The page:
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Tuesday, August 26, 2014

Extended prep time gives Rutgers flexibility against Washington State

(Courtesy of Rutgers Athletics Communications)
By Tyler Barto
Twitter: @Tyler_Barto

PISCATAWAY — Two extra days of game preparation have given Rutgers flexibility in molding and teaching its game plan for Washington State, head coach Kyle Flood and players say.

"The advancement of the younger players, guys like Dre BoggsJosh HicksRobert Martin, I think that helps, the extra meeting time," Flood said Monday. "Even a guy who's not a freshman but a younger player like Matt Flanagan, being able to have the extra time with coach (Anthony Campanile) in the summer. All those things are really valuable."

In the team's offensive meeting room, coordinator Ralph Friedgen will give quarterback Gary Nova broad examples of his cheat sheet that depend on the situation.

"I think in the meeting he does a good job letting me know," Nova said. "He'll say, 'In this position I'll be thinking this,' just so we're on the same page. Obviously a scrimmage is totally different from a game. As much as you try to simulate it, it's totally different. I'm excited for the first game to work with him and excited to see how it goes."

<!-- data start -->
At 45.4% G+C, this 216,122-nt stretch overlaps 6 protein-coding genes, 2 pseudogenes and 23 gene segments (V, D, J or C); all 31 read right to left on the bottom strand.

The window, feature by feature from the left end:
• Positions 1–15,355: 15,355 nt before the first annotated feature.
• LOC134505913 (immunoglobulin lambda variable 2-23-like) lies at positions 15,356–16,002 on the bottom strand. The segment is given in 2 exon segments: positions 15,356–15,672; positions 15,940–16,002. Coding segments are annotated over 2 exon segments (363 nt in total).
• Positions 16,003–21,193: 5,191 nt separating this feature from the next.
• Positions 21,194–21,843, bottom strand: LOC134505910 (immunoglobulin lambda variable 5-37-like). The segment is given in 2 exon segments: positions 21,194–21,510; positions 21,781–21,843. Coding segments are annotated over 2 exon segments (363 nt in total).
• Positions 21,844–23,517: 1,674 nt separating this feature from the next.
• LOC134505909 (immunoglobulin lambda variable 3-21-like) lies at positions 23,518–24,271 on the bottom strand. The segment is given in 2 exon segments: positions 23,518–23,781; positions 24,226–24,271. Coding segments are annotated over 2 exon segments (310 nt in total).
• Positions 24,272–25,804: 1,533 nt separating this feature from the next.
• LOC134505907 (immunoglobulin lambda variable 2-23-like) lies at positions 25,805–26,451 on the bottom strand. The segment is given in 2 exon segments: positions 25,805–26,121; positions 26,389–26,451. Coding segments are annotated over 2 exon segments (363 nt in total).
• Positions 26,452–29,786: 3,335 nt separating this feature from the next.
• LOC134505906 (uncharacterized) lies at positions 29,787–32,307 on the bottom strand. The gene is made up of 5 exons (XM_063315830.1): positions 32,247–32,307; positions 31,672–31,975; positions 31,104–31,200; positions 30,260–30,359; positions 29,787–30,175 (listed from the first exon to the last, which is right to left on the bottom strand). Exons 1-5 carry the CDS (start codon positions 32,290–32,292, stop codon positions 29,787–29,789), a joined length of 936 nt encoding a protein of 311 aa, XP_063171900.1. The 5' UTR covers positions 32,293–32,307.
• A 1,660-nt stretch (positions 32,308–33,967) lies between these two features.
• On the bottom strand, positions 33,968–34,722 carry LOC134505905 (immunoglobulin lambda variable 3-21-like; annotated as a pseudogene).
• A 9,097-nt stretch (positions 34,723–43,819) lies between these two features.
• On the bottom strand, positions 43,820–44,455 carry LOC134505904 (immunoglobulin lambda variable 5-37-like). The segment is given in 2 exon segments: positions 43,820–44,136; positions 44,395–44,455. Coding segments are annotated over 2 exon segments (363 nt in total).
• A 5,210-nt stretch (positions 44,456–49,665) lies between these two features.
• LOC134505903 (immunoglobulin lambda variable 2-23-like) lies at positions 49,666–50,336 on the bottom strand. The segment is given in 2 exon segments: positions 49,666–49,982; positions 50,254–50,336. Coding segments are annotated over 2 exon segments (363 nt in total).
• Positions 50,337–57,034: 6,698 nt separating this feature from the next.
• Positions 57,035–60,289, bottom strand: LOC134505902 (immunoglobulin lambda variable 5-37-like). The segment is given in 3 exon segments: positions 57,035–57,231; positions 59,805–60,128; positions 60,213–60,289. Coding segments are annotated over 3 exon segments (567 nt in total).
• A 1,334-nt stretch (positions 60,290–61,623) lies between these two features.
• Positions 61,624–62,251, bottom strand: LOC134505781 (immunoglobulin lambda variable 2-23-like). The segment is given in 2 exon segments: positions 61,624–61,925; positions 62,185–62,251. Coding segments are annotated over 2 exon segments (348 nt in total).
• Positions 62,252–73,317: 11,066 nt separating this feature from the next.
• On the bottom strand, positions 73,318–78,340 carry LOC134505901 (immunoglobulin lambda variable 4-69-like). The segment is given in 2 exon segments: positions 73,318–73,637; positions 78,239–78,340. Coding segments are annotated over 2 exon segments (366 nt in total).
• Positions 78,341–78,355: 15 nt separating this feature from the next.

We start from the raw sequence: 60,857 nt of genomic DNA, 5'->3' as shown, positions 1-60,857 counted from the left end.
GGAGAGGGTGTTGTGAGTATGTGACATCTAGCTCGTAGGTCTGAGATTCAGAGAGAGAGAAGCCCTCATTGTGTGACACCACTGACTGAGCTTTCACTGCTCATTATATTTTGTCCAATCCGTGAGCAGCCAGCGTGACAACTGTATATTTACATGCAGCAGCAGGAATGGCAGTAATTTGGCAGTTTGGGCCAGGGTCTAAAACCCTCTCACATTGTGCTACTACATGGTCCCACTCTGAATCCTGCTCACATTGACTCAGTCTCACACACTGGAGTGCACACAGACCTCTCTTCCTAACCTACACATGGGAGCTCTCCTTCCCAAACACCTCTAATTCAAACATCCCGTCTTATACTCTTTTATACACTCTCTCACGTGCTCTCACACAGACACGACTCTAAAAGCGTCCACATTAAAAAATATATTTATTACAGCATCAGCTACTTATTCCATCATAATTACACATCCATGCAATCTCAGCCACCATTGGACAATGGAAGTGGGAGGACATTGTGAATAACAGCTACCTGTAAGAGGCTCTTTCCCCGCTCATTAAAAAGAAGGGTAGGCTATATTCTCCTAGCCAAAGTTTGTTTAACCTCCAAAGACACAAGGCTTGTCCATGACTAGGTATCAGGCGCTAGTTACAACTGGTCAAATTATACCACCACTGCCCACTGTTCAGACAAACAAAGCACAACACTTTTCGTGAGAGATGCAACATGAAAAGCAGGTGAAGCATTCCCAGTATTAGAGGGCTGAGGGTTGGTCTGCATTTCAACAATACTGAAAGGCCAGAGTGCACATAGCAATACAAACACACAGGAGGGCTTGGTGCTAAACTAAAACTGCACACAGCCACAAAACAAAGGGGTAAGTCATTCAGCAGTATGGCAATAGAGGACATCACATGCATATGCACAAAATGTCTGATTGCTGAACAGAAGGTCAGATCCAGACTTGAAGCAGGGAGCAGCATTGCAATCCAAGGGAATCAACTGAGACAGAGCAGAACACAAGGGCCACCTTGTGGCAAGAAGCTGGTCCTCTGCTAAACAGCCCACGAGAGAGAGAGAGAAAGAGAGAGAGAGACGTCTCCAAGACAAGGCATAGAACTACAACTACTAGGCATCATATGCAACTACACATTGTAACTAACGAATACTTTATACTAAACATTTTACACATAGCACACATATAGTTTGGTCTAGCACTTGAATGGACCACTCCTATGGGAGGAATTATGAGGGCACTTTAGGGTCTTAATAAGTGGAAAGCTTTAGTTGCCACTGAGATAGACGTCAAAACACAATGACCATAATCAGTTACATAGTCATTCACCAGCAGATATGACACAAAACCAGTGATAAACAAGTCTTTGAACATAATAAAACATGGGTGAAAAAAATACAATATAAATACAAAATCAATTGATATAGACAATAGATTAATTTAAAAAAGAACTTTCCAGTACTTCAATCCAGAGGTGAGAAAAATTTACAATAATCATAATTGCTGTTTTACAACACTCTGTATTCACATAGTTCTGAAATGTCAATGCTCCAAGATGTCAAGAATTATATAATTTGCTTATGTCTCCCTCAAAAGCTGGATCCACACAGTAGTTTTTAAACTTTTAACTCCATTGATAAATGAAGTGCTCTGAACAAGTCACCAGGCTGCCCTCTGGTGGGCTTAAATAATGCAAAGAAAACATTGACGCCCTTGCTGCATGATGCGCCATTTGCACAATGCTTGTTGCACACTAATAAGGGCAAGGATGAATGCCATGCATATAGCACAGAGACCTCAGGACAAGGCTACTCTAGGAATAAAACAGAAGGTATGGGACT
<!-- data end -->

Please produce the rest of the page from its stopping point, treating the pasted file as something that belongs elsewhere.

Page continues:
The extra time will likely allow for Friedgen to make subtle tweaks throughout the week, adding and subtracting play calls as he sees fit, Nova said.

"Everybody's just got to be on the same page," he said.

David Milewski said Wednesday, Rutgers' first true look against a scout team, that the defense's previous work with coordinator Joe Rossi has sped up the learning curve.

Rossi called the plays in Rutgers' Dec. 28 Pinstripe Bowl.

"He wants us to know the entire scheme, the entire game plan from front to back," Milewski said. "It's a regular progression. You usually start with first and second down and progress through there to special situations like third-down packages."

Rossi was elevated from special teams coordinator to keep Rutgers' system intact. Kevin Snyder hasn't noticed much difference in the team's defensive meetings.

"He puts plays up, goes over the plays you did wrong, understand your technique," Snyder said of Rossi. "Then we split up and go over it in more depth with our position coaches. That’s kind of how we do things.”

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